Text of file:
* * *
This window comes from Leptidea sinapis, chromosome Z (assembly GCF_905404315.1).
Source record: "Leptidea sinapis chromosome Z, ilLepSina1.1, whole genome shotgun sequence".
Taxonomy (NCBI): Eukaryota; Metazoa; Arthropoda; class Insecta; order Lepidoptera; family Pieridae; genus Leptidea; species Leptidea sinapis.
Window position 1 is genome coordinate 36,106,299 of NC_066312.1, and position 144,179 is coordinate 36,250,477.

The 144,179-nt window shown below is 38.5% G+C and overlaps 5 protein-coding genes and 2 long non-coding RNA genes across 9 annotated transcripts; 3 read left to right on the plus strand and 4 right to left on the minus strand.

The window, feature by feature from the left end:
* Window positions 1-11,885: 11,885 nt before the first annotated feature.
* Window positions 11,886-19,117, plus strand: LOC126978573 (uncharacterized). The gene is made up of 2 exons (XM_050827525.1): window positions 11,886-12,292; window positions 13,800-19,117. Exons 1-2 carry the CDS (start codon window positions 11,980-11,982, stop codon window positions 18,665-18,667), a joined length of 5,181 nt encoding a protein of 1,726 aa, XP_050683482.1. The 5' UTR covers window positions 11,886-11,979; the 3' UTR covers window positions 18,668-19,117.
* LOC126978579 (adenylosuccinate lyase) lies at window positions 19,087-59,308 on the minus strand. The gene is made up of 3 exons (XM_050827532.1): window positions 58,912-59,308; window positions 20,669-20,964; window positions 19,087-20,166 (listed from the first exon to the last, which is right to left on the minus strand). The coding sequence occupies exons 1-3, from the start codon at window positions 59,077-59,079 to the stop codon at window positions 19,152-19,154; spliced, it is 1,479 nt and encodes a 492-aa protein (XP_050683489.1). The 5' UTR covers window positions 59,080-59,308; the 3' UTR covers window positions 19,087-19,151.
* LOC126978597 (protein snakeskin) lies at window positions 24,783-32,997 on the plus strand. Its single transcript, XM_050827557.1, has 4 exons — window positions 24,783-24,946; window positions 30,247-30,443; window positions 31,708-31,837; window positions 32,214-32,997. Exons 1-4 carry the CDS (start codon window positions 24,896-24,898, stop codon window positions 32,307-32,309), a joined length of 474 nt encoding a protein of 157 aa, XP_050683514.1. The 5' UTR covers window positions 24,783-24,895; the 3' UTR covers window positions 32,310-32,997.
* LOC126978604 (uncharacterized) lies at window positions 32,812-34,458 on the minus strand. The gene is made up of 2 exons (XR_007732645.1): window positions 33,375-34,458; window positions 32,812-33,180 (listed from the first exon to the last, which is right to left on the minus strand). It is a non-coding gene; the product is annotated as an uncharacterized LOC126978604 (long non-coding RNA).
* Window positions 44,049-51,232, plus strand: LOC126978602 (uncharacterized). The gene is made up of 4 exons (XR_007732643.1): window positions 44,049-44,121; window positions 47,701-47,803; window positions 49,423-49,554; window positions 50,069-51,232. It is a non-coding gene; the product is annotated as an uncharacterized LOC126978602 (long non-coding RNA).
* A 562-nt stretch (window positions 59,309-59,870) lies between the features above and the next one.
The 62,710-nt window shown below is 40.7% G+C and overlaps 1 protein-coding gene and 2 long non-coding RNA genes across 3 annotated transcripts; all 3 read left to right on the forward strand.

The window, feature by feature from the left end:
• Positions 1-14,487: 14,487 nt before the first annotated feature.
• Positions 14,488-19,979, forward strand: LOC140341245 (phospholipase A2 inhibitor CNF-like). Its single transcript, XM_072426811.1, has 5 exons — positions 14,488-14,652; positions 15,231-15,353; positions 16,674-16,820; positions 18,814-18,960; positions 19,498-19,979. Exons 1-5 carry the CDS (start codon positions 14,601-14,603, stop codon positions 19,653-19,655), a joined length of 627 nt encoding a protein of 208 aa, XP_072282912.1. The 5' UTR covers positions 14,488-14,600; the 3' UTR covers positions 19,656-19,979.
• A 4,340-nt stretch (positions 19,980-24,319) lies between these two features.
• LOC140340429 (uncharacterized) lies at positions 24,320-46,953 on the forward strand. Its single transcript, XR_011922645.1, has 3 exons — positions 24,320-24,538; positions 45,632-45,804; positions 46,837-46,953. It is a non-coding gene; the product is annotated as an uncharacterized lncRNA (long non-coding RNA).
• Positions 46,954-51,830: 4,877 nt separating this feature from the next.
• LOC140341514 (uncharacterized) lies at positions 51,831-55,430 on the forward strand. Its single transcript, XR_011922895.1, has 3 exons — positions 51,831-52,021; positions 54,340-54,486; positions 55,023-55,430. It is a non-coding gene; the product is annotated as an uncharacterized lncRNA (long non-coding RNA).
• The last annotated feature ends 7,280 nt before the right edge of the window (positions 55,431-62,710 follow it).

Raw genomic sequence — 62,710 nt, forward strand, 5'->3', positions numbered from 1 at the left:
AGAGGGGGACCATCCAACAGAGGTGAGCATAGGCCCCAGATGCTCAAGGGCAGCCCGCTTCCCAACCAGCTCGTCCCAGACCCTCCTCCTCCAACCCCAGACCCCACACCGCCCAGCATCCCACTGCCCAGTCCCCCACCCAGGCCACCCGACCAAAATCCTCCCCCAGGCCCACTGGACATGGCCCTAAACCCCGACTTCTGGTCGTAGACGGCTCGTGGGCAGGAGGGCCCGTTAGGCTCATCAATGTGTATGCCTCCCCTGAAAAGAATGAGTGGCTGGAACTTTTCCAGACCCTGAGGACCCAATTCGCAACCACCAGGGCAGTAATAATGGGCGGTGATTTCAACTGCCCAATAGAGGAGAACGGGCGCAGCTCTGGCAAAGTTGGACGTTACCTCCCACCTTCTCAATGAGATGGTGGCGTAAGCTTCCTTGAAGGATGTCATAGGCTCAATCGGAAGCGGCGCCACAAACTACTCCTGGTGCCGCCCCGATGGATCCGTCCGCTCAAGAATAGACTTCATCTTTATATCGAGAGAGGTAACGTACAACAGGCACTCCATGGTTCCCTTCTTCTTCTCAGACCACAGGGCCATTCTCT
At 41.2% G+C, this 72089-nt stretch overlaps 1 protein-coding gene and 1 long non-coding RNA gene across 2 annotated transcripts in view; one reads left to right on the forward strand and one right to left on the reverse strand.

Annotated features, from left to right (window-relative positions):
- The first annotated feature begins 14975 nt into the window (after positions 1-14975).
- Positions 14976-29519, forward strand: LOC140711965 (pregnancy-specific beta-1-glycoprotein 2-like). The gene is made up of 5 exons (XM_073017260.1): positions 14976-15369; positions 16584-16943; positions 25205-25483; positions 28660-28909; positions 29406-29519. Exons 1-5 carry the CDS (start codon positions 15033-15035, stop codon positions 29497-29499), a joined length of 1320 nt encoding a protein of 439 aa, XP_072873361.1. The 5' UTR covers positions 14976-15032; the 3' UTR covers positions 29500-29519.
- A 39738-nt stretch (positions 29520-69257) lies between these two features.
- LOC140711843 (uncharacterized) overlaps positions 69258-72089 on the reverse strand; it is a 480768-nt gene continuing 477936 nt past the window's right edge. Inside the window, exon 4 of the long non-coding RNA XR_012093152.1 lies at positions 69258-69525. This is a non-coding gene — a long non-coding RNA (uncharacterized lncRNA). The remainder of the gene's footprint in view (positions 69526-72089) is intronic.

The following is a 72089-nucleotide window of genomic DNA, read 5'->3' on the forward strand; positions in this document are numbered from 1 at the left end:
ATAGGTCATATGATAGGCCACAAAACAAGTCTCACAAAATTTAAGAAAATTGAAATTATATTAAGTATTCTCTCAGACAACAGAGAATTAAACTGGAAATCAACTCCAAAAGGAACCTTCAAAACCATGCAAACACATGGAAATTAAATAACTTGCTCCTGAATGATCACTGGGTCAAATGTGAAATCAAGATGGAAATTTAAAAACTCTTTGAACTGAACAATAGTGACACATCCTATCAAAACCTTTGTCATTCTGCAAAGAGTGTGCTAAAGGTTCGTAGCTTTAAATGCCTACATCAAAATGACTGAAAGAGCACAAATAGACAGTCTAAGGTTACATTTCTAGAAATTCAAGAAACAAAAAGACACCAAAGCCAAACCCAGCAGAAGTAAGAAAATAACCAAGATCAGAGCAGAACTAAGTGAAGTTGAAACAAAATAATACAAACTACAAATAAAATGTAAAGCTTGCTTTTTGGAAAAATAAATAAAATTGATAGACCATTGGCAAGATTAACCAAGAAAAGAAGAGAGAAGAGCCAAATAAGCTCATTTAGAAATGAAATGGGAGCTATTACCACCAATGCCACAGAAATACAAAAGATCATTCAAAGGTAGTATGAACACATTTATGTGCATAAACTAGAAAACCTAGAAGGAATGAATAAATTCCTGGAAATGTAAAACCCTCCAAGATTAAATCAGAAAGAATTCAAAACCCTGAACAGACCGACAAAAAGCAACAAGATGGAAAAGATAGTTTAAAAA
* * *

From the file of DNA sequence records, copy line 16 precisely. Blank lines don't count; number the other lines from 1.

• Positions 1-14,487: 14,487 nt before the first annotated feature.